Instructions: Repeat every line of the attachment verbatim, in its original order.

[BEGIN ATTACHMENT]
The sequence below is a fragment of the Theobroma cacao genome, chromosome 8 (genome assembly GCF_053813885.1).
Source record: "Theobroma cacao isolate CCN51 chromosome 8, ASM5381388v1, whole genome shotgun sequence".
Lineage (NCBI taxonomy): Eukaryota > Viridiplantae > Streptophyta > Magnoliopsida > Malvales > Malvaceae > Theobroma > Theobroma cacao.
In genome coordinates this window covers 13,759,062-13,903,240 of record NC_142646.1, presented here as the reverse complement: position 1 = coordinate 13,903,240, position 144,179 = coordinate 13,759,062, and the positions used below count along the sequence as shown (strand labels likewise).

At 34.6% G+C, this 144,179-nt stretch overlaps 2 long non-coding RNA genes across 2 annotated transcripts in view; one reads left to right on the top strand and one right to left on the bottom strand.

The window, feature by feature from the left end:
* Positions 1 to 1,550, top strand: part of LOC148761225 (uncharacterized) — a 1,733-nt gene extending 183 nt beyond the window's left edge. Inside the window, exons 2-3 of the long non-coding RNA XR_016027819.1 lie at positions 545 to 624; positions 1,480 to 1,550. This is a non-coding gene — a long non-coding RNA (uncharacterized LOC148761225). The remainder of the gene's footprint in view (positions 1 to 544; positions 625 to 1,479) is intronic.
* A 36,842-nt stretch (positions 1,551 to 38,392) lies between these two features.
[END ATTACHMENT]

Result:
The sequence below is a fragment of the Theobroma cacao genome, chromosome 8 (genome assembly GCF_053813885.1).
Source record: "Theobroma cacao isolate CCN51 chromosome 8, ASM5381388v1, whole genome shotgun sequence".
Lineage (NCBI taxonomy): Eukaryota > Viridiplantae > Streptophyta > Magnoliopsida > Malvales > Malvaceae > Theobroma > Theobroma cacao.
In genome coordinates this window covers 13,759,062-13,903,240 of record NC_142646.1, presented here as the reverse complement: position 1 = coordinate 13,903,240, position 144,179 = coordinate 13,759,062, and the positions used below count along the sequence as shown (strand labels likewise).

At 34.6% G+C, this 144,179-nt stretch overlaps 2 long non-coding RNA genes across 2 annotated transcripts in view; one reads left to right on the top strand and one right to left on the bottom strand.

The window, feature by feature from the left end:
* Positions 1 to 1,550, top strand: part of LOC148761225 (uncharacterized) — a 1,733-nt gene extending 183 nt beyond the window's left edge. Inside the window, exons 2-3 of the long non-coding RNA XR_016027819.1 lie at positions 545 to 624; positions 1,480 to 1,550. This is a non-coding gene — a long non-coding RNA (uncharacterized LOC148761225). The remainder of the gene's footprint in view (positions 1 to 544; positions 625 to 1,479) is intronic.
* A 36,842-nt stretch (positions 1,551 to 38,392) lies between these two features.